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Date: July 15th 1916

15 July 1916

Dear Mother:

Received your letter to, saying you expected to hear from me this week, thus reminding me that it is a long time overdue. Have been writing to Marion Agnes and Eudora recently so they can say they got a letter from someone at the front, thoughtful, eh?

The two parcels came. They were good too although the butter had gone bad. A ½ inch layer of salt will keep it better should you send any more. The underwear was perhaps a little too big oh much too big. However its better than nothing and I had peace and quietness for a day at least. You have gone to quite a bit of trouble in making it up hemming it etc and so many buttonholes. I really didnt expect anything so complete but I appreciate it very much indeed. The cakes Mrs Caulthord sent were grand. You never make anything like that, do you?? Do you know, I think it would be possible to send out a pie an apple pie. Get two of those wooden pie plates and wrap it then, or if thats no good make little pies but out of the same stuff and those could be easily sent.

Father tells me the papers contain glowing accounts of the artillery especially the Canadian in the recent actions. It certainly is true, they no doubt did wonderful and accurate shooting. Its organisation is also truly wonderful.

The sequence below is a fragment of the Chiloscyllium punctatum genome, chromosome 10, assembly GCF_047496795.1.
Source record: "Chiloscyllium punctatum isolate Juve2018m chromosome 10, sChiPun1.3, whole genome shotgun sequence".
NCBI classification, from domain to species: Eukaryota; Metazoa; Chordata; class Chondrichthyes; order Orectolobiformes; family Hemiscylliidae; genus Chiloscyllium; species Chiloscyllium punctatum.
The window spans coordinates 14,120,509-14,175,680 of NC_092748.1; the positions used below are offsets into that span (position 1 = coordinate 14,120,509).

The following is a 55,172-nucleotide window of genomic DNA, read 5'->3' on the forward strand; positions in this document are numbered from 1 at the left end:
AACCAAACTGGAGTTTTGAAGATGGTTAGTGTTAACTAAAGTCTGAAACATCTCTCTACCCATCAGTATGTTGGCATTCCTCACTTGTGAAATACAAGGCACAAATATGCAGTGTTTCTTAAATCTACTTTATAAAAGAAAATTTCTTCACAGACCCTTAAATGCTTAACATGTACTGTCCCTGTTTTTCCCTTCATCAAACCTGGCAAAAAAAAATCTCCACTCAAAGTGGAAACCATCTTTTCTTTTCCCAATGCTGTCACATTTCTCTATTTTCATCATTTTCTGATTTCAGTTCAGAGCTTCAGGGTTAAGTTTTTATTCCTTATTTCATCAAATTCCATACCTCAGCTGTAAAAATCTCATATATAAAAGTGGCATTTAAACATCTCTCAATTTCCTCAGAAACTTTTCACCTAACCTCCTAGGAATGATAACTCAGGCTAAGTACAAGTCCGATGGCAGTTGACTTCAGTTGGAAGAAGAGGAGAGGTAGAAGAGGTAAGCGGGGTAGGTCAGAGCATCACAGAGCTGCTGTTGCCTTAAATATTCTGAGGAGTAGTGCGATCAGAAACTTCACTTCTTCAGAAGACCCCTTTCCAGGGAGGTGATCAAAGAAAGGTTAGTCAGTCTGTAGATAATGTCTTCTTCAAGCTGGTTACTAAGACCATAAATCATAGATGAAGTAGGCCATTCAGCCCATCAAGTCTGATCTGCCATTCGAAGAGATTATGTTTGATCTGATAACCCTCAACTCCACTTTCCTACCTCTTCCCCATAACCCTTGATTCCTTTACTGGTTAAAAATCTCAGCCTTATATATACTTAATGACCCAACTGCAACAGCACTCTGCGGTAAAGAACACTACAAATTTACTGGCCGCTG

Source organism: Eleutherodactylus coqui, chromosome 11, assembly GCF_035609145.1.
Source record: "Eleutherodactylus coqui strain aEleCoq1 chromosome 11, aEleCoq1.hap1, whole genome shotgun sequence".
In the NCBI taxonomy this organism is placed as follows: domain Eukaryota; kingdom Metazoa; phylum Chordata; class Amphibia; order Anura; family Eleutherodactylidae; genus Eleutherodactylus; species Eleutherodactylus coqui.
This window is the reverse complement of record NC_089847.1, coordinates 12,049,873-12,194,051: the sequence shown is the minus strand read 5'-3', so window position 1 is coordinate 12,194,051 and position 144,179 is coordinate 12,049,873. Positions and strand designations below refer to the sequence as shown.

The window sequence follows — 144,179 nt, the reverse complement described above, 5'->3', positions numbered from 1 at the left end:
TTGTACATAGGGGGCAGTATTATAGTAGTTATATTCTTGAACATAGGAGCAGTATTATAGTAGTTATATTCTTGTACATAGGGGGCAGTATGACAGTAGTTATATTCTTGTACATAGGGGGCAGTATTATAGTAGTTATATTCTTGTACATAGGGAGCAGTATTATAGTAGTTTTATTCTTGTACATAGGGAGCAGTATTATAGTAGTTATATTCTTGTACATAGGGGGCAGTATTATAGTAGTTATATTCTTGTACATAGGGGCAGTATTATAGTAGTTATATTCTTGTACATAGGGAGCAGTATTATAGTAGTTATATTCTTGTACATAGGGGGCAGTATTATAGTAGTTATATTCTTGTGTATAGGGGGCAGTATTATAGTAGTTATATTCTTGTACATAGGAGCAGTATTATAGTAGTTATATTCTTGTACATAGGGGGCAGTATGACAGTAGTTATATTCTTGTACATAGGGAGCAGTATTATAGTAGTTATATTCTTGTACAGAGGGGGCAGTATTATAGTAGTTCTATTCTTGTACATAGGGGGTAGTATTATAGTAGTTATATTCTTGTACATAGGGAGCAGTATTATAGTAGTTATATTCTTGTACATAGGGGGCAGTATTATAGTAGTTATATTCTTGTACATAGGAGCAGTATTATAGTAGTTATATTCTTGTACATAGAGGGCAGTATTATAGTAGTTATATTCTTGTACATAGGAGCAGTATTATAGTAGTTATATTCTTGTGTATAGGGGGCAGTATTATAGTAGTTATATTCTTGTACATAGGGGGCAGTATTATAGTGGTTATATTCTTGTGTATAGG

Saw Orvil last night again. He is looking well too. Went to see what was left of the old machine gun section while they were out on rest the other day. Of the crowd in the picture in the mantelpiece there is five left in it.

I had not heard of Harry Ardie nor Gale Hagerty. I suppose they were both killed but I would like to hear what happened to Harry. Recently the air activity has increased to a great extent. I have actually watched thousands of fights and have seen many brought down, some forced to descend and others turn a few somersaults dive and turn and fall to earth like a stone. Harry should have made good, he had the right stuff. No doubt he met with unfortunate circumstances.

Im glad the soldiers at home, whom come of fighting stock, are having such a good time. They certainly wont get it out here and they would be foolish if they did not enjoy themselves when they could. At the same time Im glad my number is no higher than it is. There is a feeling and it is noticeable whenever the bunch get together, that those who are still in Canada dont want to come out here. They have been referred to as the eleventh hour heroes, men who have held responsible jobs or positions and who are giving up much to fight. The first and second Divisions are adventurers, men out of employment glad to get the $1.10 at the risk of their lives. All this has been in the papers.